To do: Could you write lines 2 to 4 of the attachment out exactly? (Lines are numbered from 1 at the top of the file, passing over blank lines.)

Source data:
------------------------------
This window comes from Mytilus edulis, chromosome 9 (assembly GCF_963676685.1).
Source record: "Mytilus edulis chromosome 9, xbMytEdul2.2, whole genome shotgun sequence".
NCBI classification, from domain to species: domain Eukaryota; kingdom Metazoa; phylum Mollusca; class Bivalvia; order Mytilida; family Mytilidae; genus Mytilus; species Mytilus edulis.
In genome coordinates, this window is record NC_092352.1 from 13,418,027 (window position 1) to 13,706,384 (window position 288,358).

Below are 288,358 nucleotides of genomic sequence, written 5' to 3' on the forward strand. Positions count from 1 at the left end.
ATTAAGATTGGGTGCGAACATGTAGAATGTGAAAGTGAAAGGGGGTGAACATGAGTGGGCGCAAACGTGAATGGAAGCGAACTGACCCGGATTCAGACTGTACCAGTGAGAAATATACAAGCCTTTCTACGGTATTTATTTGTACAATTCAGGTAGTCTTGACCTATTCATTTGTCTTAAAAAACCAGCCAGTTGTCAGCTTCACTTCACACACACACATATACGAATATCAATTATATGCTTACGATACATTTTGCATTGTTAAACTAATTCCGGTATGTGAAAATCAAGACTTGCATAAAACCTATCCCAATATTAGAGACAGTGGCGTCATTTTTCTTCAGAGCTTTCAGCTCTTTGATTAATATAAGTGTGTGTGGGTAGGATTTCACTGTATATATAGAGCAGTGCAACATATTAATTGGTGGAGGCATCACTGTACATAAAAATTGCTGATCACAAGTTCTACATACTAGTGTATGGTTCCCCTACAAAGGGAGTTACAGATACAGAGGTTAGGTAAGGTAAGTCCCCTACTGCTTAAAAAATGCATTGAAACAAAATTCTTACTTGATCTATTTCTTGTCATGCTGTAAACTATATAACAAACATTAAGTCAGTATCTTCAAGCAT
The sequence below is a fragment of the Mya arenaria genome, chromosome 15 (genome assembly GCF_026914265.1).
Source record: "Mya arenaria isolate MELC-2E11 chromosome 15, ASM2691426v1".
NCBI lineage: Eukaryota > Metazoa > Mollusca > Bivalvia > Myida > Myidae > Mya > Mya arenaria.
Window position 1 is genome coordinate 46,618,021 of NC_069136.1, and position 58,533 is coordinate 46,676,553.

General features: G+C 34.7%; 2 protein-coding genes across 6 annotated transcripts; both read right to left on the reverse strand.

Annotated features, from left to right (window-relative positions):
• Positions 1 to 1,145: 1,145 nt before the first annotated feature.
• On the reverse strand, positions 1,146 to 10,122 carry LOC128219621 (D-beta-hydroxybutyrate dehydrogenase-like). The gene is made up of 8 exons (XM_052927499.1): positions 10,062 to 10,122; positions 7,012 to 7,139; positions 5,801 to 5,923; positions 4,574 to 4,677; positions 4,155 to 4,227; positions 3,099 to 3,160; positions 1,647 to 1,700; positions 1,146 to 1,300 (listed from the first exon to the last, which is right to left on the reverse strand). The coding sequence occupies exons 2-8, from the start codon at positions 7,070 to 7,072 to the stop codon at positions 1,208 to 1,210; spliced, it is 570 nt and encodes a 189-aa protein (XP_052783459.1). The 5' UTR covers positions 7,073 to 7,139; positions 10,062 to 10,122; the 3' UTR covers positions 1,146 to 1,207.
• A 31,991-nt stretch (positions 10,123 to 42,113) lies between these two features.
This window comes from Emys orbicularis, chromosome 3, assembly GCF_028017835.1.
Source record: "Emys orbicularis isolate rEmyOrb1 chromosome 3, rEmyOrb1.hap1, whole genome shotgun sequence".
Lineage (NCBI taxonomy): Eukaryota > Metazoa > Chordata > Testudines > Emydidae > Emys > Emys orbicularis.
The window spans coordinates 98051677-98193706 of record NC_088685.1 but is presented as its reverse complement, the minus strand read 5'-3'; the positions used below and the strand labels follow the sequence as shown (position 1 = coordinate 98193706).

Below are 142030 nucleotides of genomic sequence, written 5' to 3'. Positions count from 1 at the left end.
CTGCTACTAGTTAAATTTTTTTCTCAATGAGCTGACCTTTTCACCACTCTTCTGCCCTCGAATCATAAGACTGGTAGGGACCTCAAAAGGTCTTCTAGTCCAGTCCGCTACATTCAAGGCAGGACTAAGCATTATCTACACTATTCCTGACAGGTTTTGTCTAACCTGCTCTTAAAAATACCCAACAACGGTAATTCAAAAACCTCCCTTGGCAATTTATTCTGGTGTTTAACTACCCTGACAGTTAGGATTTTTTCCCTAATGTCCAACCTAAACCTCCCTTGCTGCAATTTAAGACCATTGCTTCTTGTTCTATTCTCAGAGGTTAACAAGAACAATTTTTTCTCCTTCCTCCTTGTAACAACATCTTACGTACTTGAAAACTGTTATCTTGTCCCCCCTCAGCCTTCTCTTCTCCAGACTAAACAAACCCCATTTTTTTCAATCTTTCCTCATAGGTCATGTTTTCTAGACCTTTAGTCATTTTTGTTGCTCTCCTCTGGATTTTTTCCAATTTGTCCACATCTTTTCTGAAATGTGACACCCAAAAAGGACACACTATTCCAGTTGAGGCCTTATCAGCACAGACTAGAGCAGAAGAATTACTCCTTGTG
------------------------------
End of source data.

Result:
Source record: "Mytilus edulis chromosome 9, xbMytEdul2.2, whole genome shotgun sequence".
NCBI classification, from domain to species: domain Eukaryota; kingdom Metazoa; phylum Mollusca; class Bivalvia; order Mytilida; family Mytilidae; genus Mytilus; species Mytilus edulis.
In genome coordinates, this window is record NC_092352.1 from 13,418,027 (window position 1) to 13,706,384 (window position 288,358).